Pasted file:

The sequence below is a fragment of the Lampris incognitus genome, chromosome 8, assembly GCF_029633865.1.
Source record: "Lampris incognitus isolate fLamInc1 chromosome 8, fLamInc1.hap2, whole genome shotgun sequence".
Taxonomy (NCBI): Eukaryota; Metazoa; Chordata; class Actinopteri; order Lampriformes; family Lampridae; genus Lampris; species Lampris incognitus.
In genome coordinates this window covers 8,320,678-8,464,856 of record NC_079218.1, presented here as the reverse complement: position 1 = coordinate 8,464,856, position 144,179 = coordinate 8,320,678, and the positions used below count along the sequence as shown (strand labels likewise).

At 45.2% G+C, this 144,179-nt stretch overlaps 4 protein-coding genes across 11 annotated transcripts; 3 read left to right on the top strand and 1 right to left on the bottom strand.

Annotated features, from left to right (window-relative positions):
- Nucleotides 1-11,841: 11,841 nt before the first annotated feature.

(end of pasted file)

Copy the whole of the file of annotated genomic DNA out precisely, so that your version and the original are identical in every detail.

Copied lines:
The sequence below is a fragment of the Lampris incognitus genome, chromosome 8, assembly GCF_029633865.1.
Source record: "Lampris incognitus isolate fLamInc1 chromosome 8, fLamInc1.hap2, whole genome shotgun sequence".
Taxonomy (NCBI): Eukaryota; Metazoa; Chordata; class Actinopteri; order Lampriformes; family Lampridae; genus Lampris; species Lampris incognitus.
In genome coordinates this window covers 8,320,678-8,464,856 of record NC_079218.1, presented here as the reverse complement: position 1 = coordinate 8,464,856, position 144,179 = coordinate 8,320,678, and the positions used below count along the sequence as shown (strand labels likewise).

At 45.2% G+C, this 144,179-nt stretch overlaps 4 protein-coding genes across 11 annotated transcripts; 3 read left to right on the top strand and 1 right to left on the bottom strand.

Annotated features, from left to right (window-relative positions):
- Nucleotides 1-11,841: 11,841 nt before the first annotated feature.